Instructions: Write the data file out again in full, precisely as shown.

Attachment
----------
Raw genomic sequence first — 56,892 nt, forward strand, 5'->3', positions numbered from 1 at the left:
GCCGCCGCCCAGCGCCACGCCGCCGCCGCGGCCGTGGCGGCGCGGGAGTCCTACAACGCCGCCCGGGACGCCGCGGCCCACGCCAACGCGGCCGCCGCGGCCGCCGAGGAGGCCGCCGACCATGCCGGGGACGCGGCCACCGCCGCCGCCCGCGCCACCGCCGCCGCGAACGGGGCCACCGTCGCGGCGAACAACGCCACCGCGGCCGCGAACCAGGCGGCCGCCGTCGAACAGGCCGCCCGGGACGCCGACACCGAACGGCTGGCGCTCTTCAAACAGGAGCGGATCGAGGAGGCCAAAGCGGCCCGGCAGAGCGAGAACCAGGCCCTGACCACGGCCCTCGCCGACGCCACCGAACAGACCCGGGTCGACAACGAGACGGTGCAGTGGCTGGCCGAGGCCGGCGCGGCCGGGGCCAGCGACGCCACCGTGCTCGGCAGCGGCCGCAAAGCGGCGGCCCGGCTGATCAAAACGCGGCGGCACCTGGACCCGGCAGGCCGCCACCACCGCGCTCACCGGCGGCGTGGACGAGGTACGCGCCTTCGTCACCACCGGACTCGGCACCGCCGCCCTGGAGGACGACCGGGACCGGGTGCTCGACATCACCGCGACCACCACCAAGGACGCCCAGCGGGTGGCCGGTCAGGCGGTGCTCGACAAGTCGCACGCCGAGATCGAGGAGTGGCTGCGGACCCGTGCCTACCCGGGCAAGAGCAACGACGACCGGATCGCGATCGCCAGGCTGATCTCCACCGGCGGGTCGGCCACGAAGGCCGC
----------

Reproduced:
Raw genomic sequence first — 56,892 nt, forward strand, 5'->3', positions numbered from 1 at the left:
GCCGCCGCCCAGCGCCACGCCGCCGCCGCGGCCGTGGCGGCGCGGGAGTCCTACAACGCCGCCCGGGACGCCGCGGCCCACGCCAACGCGGCCGCCGCGGCCGCCGAGGAGGCCGCCGACCATGCCGGGGACGCGGCCACCGCCGCCGCCCGCGCCACCGCCGCCGCGAACGGGGCCACCGTCGCGGCGAACAACGCCACCGCGGCCGCGAACCAGGCGGCCGCCGTCGAACAGGCCGCCCGGGACGCCGACACCGAACGGCTGGCGCTCTTCAAACAGGAGCGGATCGAGGAGGCCAAAGCGGCCCGGCAGAGCGAGAACCAGGCCCTGACCACGGCCCTCGCCGACGCCACCGAACAGACCCGGGTCGACAACGAGACGGTGCAGTGGCTGGCCGAGGCCGGCGCGGCCGGGGCCAGCGACGCCACCGTGCTCGGCAGCGGCCGCAAAGCGGCGGCCCGGCTGATCAAAACGCGGCGGCACCTGGACCCGGCAGGCCGCCACCACCGCGCTCACCGGCGGCGTGGACGAGGTACGCGCCTTCGTCACCACCGGACTCGGCACCGCCGCCCTGGAGGACGACCGGGACCGGGTGCTCGACATCACCGCGACCACCACCAAGGACGCCCAGCGGGTGGCCGGTCAGGCGGTGCTCGACAAGTCGCACGCCGAGATCGAGGAGTGGCTGCGGACCCGTGCCTACCCGGGCAAGAGCAACGACGACCGGATCGCGATCGCCAGGCTGATCTCCACCGGCGGGTCGGCCACGAAGGCCGC